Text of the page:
Endothelial Dysfunction, Isoprostanes, and Copper Deficiency
To the Editor:
Following the tradition of using animal experiments to clarify and illustrate human pathology, Lavi et al1 sought similarities between people with ischemic heart disease and animals fed cholesterol. They detected a decreased effect of acetylcholine on coronary arteries in 8 of 20 angiogram patients with minimal coronary artery disease. F2-isoprostanes were higher and extracellular superoxide dismutase activity was lower in those with impaired dilation. Findings were consonant with decreased superoxide dismutase activity associated with myocardial infarction history and coronary artery disease.2
Results1 were quite similar to those with rats deficient in copper3: a >2-fold increase in isoprostanes and decreased superoxide dismutase. Also, arterial relaxation in response to acetylcholine was decreased and was correlated inversely with plasma isoprostanes.
Impaired vasodilation with acetylcholine in animals deficient in copper and in people with angina pectoris, coronary artery disease, hypercholesterolemia, and untreated hypertension has been reviewed.4 In addition, cholesterol feeding induces copper deficiency4; this phenomenon has been confirmed several times since discovery.
Copper deficiency can be diagnosed when copper is decreased in tissues and when activity of enzymes depending on copper, such as superoxide dismutase, is decreased. Low myocardial copper in ischemic heart disease first was found >4 decades ago.4 Also, coronary atherosclerosis is inversely proportional to leukocyte copper. Data reviewed here and elsewhere reveal that copper deficiency may be important in ischemic heart disease.4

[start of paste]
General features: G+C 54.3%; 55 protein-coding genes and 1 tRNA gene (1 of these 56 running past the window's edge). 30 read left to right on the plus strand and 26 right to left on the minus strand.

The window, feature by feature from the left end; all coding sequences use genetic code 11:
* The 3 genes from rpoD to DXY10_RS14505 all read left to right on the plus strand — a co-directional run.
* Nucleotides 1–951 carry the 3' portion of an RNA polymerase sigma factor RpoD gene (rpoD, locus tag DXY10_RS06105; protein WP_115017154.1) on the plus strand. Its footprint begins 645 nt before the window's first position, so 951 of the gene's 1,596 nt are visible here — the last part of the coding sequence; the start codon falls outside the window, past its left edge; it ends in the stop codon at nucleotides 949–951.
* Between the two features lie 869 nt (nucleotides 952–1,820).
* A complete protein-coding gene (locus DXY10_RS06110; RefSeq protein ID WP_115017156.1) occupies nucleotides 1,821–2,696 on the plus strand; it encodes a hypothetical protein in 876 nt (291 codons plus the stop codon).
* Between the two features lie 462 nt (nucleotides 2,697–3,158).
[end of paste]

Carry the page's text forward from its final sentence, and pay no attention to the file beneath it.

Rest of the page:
The Western diet often is low in copper in comparison with dietary reference intakes according to chemical analysis of more than 900 diets summarized in several articles. Copper deficiency is the only nutritional insult that elevates cholesterol, blood pressure, homocysteine, isoprostanes, and uric acid; has adverse effects on electrocardiograms and arteries; impairs glucose tolerance and paraoxonase activity; promotes thrombosis and oxidative damage; and to which males respond differently than females. More than 80 anatomic, chemical, and physiological similarities between animals deficient in copper and people with ischemic heart disease have been identified.4
A third criterion for diagnosing deficiency is improvement from extra copper. Perhaps the researchers1 can supplement their subjects with copper and re-evaluate measurements in a search for improvement. Witte et al5 gave micronutrients, including copper, to people with ischemic heart disease and found both objective and subjective improvement of heart failure. It is likely that the copper in the supplement was contributory.
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Lavi S, Yang EH, Prasad A, Mathew V, Barsness GW, Riyal CS, Lerman LO, Lerman A. The interaction between coronary endothelial dysfunction, local oxidative stress, and endogenous nitric oxide in humans. Hypertension. 2008; 51: 127–133.
Landmesser U, Merten R, Spiekermann S, Buttner K, Drexler H, Hornig B. Vascular extracellular superoxide dismutase activity in patients with coronary artery disease: relation to endothelium-dependent vasodilation. Circulation. 2000; 101: 2264–2270.
Lynch SM, Frei B, Morrow JD, Roberts LJ, Xu A, Jackson T, Reyna R, Klevay LM, Vita JA, Keaney JF Jr. Vascular superoxide dismutase deficiency impairs endothelial vasodilator function through direct inactivation of nitric oxide and increased lipid peroxidation. Arterioscler Thromb Vasc Biol. 1997; 17: 2975–2981.
Klevay LM. Trace element and mineral nutrition in disease: ischemic heart disease. In: Bogden JD, Klevay LM, eds. Clinical Nutrition of the Essential Trace Elements and Minerals: The Guide for Health Professionals. Totowa, NJ: Humana Press Inc; 2000: 251–271.
Witte KLA, Nikitin NP, Parker AC, von Haehling S, Volk H-D, Anker SD, Clark AL, Cleland JGF. The effect of micronutrient supplementation on quality-of-life and left ventricular function in elderly patients with chronic heart failure. Eur Heart J. 2005; 26: 2238–2244.